A few months ago, I noticed a painful sensation in my feet in the mornings. It was if I was walking around on hot coals. It made getting out of bed very unappealing! After doing some research, I noticed many people discussing using Alpha Lipoic Acid to treat diabetic neuropathy. I thought that since my neuropathy (if that’s what it even is…) was pretty time-sensitive and went away after I started moving my legs, that using a supplement would be a good first plan of attack. I have been taking between 300 and 600 mg a day (one or two pills, depending on if I remember taking both of them) during the week and I have already noticed an improvement in how my feet feel in the morning. My hope is that between taking ALA and lowering my blood sugars through Metformin, that eventually the pain will go away. Of course, I have also heard that Metformin can cause neuropathy symptoms because of its effect on B12, but I take a multi-vitamin, so hopefully that will not be the case for me.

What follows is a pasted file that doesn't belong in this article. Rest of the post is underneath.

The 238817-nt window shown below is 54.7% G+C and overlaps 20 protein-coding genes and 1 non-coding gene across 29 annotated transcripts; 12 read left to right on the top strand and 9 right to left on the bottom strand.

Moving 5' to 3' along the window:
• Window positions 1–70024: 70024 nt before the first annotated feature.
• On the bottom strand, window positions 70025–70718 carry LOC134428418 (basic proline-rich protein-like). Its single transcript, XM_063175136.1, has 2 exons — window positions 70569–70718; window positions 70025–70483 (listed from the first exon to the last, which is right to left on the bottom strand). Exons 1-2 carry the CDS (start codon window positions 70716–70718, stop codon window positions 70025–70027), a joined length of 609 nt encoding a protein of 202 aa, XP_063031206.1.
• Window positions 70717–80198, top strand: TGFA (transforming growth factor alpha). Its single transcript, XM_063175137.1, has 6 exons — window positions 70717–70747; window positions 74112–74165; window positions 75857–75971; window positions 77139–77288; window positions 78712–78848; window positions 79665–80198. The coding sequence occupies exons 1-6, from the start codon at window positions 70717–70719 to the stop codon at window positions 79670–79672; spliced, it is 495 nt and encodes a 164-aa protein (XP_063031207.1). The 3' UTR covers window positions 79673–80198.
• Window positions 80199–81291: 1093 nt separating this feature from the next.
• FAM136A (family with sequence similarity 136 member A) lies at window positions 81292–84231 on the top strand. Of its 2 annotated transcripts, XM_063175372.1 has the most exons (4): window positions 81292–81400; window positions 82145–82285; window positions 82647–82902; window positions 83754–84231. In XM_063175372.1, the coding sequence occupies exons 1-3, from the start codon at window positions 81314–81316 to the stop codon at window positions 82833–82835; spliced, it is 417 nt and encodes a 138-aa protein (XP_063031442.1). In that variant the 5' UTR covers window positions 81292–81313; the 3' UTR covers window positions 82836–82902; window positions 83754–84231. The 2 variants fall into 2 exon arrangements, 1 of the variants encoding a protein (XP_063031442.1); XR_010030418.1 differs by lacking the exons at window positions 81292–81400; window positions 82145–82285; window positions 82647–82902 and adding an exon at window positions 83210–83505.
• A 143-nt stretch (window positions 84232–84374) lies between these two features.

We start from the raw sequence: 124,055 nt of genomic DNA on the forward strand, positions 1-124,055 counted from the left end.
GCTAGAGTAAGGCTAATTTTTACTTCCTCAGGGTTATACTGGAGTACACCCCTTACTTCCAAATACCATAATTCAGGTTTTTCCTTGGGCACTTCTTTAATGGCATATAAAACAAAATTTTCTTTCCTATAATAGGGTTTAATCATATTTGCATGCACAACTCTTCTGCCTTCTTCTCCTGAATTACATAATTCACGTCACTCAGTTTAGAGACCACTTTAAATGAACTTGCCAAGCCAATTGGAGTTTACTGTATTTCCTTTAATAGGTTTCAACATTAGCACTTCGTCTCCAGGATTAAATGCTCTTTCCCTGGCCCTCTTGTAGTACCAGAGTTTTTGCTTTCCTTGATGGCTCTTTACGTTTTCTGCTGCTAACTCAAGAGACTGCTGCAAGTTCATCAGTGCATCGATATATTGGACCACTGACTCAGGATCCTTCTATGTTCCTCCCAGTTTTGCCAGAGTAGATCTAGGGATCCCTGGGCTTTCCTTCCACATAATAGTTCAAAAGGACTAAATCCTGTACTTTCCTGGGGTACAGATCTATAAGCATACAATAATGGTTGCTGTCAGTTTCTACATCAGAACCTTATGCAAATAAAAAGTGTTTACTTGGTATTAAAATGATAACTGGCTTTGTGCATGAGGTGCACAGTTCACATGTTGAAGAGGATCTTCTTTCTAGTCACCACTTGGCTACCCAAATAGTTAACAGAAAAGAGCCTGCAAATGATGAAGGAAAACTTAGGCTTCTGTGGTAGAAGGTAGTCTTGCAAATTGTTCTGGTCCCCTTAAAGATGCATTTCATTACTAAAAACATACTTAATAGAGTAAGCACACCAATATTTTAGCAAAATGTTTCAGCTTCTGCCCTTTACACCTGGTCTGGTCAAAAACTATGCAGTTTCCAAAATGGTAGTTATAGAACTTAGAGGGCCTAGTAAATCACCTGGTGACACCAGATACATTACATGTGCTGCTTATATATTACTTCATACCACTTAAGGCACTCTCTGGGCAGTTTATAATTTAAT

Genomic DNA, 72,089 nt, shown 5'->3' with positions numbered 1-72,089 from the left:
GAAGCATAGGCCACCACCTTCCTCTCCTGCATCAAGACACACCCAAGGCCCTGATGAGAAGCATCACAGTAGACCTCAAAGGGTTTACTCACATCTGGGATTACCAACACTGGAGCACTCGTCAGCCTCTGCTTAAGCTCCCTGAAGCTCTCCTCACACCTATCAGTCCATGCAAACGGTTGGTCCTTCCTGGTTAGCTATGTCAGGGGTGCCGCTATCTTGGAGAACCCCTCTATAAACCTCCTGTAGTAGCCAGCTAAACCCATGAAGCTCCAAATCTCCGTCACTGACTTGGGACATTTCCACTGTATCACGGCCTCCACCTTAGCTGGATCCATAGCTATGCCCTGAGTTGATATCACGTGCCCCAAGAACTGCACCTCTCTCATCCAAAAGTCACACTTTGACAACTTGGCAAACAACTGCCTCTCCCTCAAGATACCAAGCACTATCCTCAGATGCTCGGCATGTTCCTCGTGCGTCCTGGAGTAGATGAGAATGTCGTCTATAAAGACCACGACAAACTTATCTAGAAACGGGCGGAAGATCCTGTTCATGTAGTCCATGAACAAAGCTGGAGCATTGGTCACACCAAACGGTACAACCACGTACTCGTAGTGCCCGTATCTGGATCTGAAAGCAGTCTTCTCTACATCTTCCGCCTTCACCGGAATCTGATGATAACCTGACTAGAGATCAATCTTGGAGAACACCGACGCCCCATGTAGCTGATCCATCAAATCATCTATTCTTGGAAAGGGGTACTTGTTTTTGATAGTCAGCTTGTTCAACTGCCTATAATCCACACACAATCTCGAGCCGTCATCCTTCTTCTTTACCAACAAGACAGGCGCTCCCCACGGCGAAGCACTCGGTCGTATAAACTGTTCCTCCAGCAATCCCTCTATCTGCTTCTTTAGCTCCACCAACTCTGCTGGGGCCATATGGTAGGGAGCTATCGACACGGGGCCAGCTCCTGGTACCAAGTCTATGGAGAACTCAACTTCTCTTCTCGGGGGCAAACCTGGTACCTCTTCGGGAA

Are you on any supplemental medication to manage your type 1 diabetes?

  1. March 29, 2010 9:57 AM

    I tried to talk my endo into puting me on metformin but she said she wasn’t comfortable just yet doing that. So I’m trying Symlin (for the 3rd time, I’ve been writing about it on my blog.) I started gaining weight after I graduated from college *gulp* 6 years ago. I’ve always been insulin resistant but my insulin needs are absurd (over 100 units a day!) The Symlin has helped but I would prefer a non-painful way. Symlin just stings like a b*tch! I’m really interested in how you do on metformin. Good luck!

    • March 29, 2010 9:59 AM

      Yes, Symlin does sting like a b*tch! It was horrible. It’s definitely new. Hopefully you can use me as an example!

  2. March 29, 2010 10:04 AM